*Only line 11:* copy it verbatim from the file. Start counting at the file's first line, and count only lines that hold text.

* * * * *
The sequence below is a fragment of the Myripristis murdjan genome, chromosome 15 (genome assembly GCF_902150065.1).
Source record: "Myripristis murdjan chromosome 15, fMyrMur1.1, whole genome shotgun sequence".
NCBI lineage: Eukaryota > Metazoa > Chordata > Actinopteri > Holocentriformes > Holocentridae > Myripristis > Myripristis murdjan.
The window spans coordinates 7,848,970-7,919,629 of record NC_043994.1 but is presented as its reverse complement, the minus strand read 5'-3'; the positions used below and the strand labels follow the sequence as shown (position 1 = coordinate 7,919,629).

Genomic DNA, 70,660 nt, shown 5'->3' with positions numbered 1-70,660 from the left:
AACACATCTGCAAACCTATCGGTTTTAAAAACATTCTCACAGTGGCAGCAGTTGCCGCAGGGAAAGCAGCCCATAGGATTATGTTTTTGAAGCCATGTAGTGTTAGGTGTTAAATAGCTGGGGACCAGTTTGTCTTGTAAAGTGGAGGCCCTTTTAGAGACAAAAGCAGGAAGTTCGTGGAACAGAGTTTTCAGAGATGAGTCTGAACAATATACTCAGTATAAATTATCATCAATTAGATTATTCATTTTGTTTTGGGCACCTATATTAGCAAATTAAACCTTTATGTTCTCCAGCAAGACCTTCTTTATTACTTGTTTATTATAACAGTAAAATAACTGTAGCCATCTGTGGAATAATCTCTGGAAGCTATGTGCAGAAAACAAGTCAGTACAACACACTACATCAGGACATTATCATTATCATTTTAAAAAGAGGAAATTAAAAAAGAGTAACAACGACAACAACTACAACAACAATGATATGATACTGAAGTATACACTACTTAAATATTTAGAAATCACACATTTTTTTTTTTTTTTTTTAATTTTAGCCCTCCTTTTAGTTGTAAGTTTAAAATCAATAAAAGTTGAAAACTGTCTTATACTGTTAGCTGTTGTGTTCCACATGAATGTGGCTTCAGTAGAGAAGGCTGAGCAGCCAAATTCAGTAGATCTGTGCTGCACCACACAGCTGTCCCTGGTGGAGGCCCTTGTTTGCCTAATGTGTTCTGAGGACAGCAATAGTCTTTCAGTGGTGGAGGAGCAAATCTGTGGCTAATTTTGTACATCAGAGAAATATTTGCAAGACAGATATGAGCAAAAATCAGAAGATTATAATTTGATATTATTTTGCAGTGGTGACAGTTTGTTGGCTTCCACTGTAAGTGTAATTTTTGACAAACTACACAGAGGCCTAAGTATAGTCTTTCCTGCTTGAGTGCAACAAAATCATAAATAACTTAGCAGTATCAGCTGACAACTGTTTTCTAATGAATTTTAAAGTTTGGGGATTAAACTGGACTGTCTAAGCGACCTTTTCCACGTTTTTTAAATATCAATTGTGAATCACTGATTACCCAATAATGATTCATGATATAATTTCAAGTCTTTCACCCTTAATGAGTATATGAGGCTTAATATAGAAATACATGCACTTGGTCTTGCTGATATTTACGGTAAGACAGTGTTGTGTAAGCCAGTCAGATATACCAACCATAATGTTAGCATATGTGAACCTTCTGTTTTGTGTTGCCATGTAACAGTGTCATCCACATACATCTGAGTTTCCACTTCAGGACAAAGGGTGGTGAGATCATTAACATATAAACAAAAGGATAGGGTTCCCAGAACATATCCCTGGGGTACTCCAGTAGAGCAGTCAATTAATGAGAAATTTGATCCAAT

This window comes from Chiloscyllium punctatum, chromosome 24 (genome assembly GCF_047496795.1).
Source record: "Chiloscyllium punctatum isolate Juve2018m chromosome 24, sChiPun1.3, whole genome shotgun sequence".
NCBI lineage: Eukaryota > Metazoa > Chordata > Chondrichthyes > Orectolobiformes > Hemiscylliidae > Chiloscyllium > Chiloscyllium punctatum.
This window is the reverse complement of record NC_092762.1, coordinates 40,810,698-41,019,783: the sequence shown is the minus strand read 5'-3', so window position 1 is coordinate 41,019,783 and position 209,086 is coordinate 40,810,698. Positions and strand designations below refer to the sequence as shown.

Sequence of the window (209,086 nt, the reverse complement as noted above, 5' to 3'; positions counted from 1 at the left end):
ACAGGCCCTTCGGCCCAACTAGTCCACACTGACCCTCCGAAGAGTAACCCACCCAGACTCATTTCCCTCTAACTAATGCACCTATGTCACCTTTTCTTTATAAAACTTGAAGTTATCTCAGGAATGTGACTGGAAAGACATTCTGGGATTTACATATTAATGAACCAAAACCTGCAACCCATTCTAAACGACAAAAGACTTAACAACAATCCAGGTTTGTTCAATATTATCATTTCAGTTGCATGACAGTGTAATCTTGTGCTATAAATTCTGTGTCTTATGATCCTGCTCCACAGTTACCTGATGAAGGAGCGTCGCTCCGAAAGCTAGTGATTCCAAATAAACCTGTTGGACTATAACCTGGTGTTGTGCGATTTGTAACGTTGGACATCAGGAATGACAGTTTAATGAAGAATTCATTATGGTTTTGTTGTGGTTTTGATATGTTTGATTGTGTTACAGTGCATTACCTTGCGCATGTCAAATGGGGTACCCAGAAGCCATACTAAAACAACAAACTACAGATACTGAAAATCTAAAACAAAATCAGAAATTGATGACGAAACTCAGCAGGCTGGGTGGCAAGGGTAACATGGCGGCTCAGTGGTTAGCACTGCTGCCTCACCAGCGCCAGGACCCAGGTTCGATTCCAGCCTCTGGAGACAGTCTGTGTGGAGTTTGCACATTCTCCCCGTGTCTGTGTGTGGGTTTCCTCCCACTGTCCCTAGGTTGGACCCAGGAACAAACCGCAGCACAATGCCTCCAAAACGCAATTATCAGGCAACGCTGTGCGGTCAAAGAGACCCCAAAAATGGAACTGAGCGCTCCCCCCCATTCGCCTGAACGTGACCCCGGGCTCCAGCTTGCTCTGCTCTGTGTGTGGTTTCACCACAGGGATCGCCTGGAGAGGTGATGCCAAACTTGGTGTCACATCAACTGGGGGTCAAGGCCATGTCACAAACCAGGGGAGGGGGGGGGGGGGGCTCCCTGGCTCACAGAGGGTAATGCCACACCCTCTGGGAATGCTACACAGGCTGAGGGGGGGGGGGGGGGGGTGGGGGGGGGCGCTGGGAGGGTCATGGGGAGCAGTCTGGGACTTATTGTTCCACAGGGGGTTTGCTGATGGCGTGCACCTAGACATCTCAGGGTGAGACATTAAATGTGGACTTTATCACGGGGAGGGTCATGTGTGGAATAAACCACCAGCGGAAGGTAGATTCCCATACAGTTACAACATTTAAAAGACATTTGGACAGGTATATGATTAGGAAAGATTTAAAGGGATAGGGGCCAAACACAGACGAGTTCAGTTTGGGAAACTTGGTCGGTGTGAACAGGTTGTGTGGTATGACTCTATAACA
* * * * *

Sequence of the window (209,086 nt, the reverse complement as noted above, 5' to 3'; positions counted from 1 at the left end):